The University of Otago’s Artificial Intelligence and Law in New Zealand Project (AILNZP) has recently released a report on the government agencies’ use of the AI algorithm, according to a recent press release.
The conclusion of the report is that New Zealand is a world leader in government algorithm use, but measures are needed to guard against their dangers.
Issues on AI use
Although AI can enhance the accuracy, efficiency and fairness of decisions affecting New Zealanders, there are also worries that concern accuracy, transparency, control and bias.
People may think that a computer programme cannot be prejudiced. However, if the information fed to it is based on human decisions, the outputs could be tainted by historic human biases.
Add to that the danger of other innocent-looking factors such as postcode, which can serve as proxies for things like race.
Transparency is in knowing
Checking algorithmic decisions for these sorts of problems means that the decision-making needs to be transparent. Seeing how it was made will make checking or correcting a decision possible.
Unlike some countries that use commercial AI products, New Zealand tends to build the government AI tools in-house, which means that they know how the algorithms work.
The study strongly recommends that the government continues with this kind of practice.
Guarding against unintended algorithmic bias, though, involves more than being able to see how the code works. Even with the best of intentions, problems can sneak back in if not careful.
Establishing an effective supervision
To address this, the report recommends that New Zealand establishes a new, independent regulator that will oversee the use of algorithms in the government.
The report also warns against “regulatory placebos”, which are measures that make people feel protected without actually making them any safer.
An example of which is keeping a “human in the loop”, which guarantees that no decisions are made by the algorithm alone, without a person signing them off.
However, there is good evidence that humans tend to become over trusting and uncritical of automated systems, particularly when those systems get it right most of the time.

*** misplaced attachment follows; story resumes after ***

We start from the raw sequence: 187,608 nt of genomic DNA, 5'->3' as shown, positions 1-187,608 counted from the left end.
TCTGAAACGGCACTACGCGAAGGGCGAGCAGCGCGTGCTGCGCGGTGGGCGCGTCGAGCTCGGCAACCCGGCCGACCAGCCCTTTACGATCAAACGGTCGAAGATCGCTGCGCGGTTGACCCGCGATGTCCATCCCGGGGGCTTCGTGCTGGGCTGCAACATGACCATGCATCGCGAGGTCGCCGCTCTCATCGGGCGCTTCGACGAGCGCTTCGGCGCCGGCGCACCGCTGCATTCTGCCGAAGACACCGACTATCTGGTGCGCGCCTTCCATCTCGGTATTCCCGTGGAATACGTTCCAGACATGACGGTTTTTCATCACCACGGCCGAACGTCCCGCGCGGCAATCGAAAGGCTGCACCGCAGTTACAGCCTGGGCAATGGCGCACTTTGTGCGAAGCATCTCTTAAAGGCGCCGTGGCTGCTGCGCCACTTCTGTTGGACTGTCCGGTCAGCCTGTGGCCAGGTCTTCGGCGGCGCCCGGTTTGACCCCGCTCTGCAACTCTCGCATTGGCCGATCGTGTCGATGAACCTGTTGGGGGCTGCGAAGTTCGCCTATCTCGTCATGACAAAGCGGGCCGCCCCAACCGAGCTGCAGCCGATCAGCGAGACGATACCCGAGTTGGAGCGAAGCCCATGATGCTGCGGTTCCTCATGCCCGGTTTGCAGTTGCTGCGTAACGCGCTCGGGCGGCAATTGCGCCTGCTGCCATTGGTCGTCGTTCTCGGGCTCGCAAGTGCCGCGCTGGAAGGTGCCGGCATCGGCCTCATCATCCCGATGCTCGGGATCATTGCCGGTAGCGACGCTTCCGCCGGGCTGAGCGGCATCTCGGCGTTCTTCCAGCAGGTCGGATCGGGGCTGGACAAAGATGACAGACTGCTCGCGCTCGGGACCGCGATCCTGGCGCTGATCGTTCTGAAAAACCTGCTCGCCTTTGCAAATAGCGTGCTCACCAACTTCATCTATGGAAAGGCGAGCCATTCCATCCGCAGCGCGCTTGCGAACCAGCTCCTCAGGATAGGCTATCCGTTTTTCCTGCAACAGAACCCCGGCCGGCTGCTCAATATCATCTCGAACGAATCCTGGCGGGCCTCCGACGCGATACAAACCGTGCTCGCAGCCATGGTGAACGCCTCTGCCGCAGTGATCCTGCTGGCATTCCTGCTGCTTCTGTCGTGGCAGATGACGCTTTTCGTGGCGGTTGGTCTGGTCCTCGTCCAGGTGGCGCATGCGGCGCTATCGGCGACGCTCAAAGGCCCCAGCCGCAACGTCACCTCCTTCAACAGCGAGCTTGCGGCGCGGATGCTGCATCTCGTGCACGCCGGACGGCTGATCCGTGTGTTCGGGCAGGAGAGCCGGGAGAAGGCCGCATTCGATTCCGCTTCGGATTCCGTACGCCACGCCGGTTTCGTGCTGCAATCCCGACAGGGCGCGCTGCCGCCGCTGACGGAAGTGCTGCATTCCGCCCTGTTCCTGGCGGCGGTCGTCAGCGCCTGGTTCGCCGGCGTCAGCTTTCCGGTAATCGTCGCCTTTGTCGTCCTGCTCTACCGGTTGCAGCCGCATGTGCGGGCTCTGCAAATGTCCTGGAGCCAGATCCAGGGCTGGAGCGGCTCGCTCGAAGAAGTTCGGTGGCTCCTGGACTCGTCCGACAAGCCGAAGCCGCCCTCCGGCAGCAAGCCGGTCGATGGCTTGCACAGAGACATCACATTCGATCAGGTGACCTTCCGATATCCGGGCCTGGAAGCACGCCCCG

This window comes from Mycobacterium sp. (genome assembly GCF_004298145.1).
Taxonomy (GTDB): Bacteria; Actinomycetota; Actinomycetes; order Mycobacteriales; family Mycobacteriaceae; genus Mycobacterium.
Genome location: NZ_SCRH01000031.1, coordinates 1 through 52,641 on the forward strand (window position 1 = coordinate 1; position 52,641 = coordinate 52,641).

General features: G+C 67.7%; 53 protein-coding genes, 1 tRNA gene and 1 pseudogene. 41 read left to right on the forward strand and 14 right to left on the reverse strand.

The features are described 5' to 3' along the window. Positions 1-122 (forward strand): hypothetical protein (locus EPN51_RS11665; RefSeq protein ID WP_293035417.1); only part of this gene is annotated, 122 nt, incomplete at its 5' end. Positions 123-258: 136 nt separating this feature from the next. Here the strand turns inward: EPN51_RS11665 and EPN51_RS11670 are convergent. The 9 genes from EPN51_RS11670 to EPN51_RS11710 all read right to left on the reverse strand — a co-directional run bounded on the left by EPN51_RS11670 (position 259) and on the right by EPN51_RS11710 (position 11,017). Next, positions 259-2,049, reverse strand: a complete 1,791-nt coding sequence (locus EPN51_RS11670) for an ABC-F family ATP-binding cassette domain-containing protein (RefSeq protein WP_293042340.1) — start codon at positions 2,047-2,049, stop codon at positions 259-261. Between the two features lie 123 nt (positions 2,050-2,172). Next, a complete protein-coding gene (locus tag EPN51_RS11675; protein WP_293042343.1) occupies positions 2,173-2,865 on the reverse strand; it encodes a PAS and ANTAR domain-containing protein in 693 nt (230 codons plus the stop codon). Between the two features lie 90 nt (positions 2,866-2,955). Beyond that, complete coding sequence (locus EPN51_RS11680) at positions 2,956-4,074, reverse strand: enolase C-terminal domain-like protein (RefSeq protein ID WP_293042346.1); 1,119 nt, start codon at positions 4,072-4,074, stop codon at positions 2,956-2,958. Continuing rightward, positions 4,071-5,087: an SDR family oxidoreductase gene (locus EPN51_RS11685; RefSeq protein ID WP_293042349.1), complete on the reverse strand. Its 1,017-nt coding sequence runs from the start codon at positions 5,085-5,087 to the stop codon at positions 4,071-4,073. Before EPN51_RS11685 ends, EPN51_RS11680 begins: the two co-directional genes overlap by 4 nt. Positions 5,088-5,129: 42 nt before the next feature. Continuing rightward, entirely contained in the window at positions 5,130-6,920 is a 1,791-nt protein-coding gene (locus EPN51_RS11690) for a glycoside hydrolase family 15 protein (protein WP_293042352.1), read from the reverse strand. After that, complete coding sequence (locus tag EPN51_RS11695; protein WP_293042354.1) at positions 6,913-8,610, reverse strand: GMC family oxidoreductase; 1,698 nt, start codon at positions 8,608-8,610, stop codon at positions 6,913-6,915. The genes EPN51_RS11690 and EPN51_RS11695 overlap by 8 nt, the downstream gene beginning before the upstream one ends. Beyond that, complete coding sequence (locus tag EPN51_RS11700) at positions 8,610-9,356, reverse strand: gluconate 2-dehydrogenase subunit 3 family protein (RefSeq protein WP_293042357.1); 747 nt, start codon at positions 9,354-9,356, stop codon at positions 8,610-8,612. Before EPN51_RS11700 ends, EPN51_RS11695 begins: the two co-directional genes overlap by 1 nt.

There is a real danger of offering false reassurance by adding a human ‘in the loop’.
These are powerful tools and they are making recommendations that can affect some of the most important parts of the people’s lives.
Effective supervision is needed in order to check the accuracy, avoid discriminatory outcomes, and promote transparency.
The report recommends that predictive algorithms used by government, whether developed commercially or in-house, must:
- Feature in a public register
- Be publicly ‘inspectable’
- Be supplemented with explanation systems that allow lay people to understand how they reach their decisions.
Moreover, their accuracy should be regularly assessed. These assessments should then be made publicly available.
The research was funded by a New Zealand Foundation known for funding quality legal research in the country.
The Foundation’s Director shared that with NZ$ 432,217, this project received the lion’s share of funding distributed under their Information Law and Policy Project.
She added that the research was done since artificial intelligence (AI) and its impacts should be well understood in New Zealand.
The release of the Phase 1 report provides the first significant, independent and multi-disciplinary analysis of the use of algorithms by New Zealand government agencies.
The information from this work will better inform the development of stronger policy and regulation.